NEARLY three years ago, Sayle Kenneth Newson demanded to know the truth about what happened to his then girlfriend, Lake Macquarie woman Carly McBride.
He would offer $10,000 cash as a reward. He would maintain a Facebook page that encouraged tip-offs from the community. And he would speak candidly to the media about how the couple’s lives were just “taking off”.
On Monday, police alleged Mr Newson knew the truth all along: that he had killed Ms McBride, robbing two children of their mother, and plunging her heartbroken parents into despair as years went by without receiving any answers.
In a breakthrough in a murder mystery that has rattled the Hunter since September 30, 2014, Mr Newson was arrested at San Remo on the Central Coast and charged with the Belmont woman’s murder.
He was also charged with two other offences in relation to the torching of a rented Mitsubishi Triton.
Hunter Valley Superintendent Steve Clarke revealed that a second man – who is in custody at the Lithgow Correctional Centre – would also be arrested later in the week.
It will be alleged the pair were part of a joint criminal enterprise to murder Ms McBride.
Mr Newson did not apply for bail during a brief appearance at Wyong Local Court in the afternoon.
Earlier, Superintendent Clarke said the 39-year-old had boasted to detectives about being a former boxer and Muay Thai champion with “20 wins and no losses”.
That would form a “significant” part of the prosecution case, he said, revealing that a post-mortem of Ms McBride’s remains concluded she died from a heavy blow to the head.
“A post-mortem has revealed that she died from blunt force trauma and we will allege that she was assaulted to the point where she died,” Superintendent Clarke told reporters.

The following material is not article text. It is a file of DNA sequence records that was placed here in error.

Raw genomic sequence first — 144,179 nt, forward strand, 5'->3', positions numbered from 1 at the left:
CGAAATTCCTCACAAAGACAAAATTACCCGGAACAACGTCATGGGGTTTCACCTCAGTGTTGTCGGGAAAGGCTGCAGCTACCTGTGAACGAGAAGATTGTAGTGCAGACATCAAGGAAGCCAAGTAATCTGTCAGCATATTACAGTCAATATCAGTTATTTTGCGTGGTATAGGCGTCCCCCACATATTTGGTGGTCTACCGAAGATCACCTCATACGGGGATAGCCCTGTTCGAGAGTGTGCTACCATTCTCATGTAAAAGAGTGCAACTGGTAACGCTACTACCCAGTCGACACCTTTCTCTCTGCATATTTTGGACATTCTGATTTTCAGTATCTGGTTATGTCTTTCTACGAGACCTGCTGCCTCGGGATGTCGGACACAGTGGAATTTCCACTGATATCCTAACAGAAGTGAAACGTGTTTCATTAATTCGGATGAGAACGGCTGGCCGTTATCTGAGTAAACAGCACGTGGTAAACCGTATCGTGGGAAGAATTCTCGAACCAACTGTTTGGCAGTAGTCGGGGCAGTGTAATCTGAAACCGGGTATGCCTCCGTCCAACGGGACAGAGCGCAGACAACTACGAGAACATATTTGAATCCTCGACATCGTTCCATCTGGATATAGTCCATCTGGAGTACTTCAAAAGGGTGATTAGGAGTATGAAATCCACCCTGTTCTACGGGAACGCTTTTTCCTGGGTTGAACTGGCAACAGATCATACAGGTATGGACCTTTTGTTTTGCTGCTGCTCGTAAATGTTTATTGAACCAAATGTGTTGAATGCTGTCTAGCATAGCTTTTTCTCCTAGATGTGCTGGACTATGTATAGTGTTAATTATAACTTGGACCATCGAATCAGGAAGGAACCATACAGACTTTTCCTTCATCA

Asked about Mr Newson’s behaviour in the aftermath of Ms McBride’s disappearance, including his appeals for help on Facebook and the reward for information, Superintendent Clarke said detectives had always kept the 39-year-old in their sights, revealing that the accused had used Ms McBride’s card to purchase drinks at McDonald’s after her disappearance.
Many early posts on the “Help Find Carly McBride” Facebook page were personally signed off by Mr Newson. They included appeals for witnesses to come forward with information, to his frustrations with police and the media with how the investigation was being handled, and eventually to his praise for Strike Force Karabi, which was charged with getting to the bottom of Ms McBride’s disappearance. Mr Newson told the Newcastle Herald in 2014 that he feared the worst.
“I believe she is dead, but I need the truth,” Mr Newson told the Herald at the time.
Ms McBride’s parents, Steve McBride and Lorraine Williams, did not speak publicly on Monday, but were understood to be relieved.
“They are obviously very relieved we’ve got to this point, but also very emotional as a result of what’s happened,” Superintendent Clarke said.
Magistrate Peter Feather adjourned the matter to Newcastle Local Court on August 9.